In a pivotal scene in Vikas Bahl’s “Super 30”, the protagonist, a teacher, tells his wards that they’re losing focus after they fail to solve a problem he sets out for them. “You got distracted,” he tells them. The solution was staring them in the face, he says, but they chose to look elsewhere. That is the story of “Super 30” as well.
The film is based on the true story of Anand Kumar, a tutor who started free coaching for poor students in Bihar in the mid-90s. Like the students themselves, this is material with exponential potential.
In an impoverished state like Bihar, education is often the only way to a better life for millions of people. That specifically means an education in the Indian Institute of Technology (IIT), one of India’s great centers of learning and achievement.
An IIT degree for many is practically a guarantee that you will never return to poverty.
Getting into IIT is not easy. For those at the bottom, access to expensive coaching classes that help students clear the notorious entrance exam is out of the question. Kumar, a mathematics scholar who saw the chasm between the classes, helped those on the wrong side. He’s a real-life super hero that way.
In Bahl’s film, Kumar is transformed into a Bollywood film hero with a gift for numbers. It presents us with every cliché in the textbook, including a naughty villain, a coy heroine and a gunfight at the end.
Hrithik Roshan (sporting a strange tan and emoting like Al Pacino), known for playing flamboyant characters on screen, seems ill at ease in the role of Kumar, a wronged, long-suffering tutor who has to fight all odds, even if he has a grasp of basic statistics.
We first see him as a young man, whose dreams of pursuing a mathematics course at a prestigious university are scuttled because his postman father can’t afford the fees. Overnight, Anand goes from promising student to hawking wares on a cycle.
Luckily for him, a coaching-class owner named Lallan (Aditya Srivastava) discovers him. Lallan, as if reacting to finding buried treasure, recruits him to his coaching classes, and charges students a premium fee to study with the master. He knows that his coaching school will rake in big money if they have a coach like this on the squad. Of course, Bahl and writer Sanjeev Dutta don’t explain how Lallan saw what everyone else failed to see in the protagonist, whose only practical use in society at this point in the film is selling papad on the road.
The stint at the coaching center doesn’t last long. Anand watches a kid trying to study maths by the street light one evening and lo, a Good Samaritan is born. Overnight, he sets up IIT coaching classes for the under-privileged, admitting up to 30 students in one year.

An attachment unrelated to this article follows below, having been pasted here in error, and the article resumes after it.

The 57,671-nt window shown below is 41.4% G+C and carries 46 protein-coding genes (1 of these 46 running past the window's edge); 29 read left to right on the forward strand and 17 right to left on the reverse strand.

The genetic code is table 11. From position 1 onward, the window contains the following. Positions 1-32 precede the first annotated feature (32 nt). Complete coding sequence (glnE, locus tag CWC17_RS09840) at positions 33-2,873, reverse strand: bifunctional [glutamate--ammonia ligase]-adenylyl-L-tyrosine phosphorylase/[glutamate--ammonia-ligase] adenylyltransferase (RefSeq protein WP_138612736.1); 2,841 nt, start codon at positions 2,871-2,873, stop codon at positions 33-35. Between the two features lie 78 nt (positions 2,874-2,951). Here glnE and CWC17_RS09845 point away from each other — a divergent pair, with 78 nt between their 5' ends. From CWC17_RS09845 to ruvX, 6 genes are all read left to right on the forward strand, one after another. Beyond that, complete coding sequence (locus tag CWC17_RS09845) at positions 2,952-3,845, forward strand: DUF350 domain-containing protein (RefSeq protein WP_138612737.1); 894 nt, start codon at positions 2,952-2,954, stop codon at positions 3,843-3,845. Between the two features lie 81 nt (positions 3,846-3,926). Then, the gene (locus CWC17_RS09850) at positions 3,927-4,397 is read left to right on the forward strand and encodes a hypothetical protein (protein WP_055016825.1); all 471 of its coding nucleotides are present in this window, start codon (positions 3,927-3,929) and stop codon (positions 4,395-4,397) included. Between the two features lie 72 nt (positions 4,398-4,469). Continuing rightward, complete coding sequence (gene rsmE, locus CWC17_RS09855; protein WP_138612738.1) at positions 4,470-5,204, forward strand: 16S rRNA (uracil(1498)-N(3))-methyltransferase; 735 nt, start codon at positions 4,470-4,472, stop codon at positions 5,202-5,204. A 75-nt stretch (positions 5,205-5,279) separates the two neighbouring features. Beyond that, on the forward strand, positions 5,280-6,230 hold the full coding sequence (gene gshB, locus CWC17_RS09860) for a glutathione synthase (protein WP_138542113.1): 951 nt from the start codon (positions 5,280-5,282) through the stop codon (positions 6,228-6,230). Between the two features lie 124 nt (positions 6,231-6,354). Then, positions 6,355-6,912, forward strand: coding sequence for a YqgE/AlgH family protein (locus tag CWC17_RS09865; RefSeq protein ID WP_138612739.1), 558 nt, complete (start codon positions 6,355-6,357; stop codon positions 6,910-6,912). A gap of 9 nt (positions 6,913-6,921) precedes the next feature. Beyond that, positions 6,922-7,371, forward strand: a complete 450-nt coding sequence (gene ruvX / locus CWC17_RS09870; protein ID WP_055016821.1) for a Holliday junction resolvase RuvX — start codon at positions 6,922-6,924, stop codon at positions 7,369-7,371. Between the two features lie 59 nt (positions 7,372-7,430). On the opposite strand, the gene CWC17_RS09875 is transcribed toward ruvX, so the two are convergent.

He struggles for funds. He also struggles with coaching students who haven’t studied properly before. The kids are from the poorest corners of Bihar, sons and daughters of rickshaw-pullers and daily wage labourers, determined to ace the exam that stands between them and a better future.
“Super 30” is engaging at first. But in the second half, Bahl switches to ‘80s-style Bollywood melodrama, where the villain sets out to divide and conquer by attempting to murder his virtuous prodigy, apparently for the crime of violating the basic capitalist commandment of “thou shalt make a profit.”
Lallan transforms into a scowling villain, in cahoots with the corrupt education minister of the state (Pankaj Tripathi), upset by Anand’s decision to give away his skills rather than letting Lallan continue to make big money off them. The screenplay focuses on their confrontation, rather than the real story – which is Anand’s attempts to get these 30 students past the line.
At this point, the characters multiply. Amit Sadh plays a reporter who helps Anand. Mrunal Thakur portrays Anand’s former lover who pines for him. Add to this some outlandish plot points, including high-level government officers officiating “contests” between Lallan’s students and Anand’s. This hodgepodge of subplots and confrontations subtract from the strength of the first part of the movie.
There is a great film to be made on the Indian middle-class and lower middle-class obsession with an IIT education, the extent to which people will seek it, and the machinery it takes for those chosen few who do get through. “Super 30” isn’t equal to the task.
(The opinion expressed in this article is the author’s own and not of Thomson Reuters. This article is website-exclusive and cannot be reproduced without permission.)
Editing by Robert MacMillan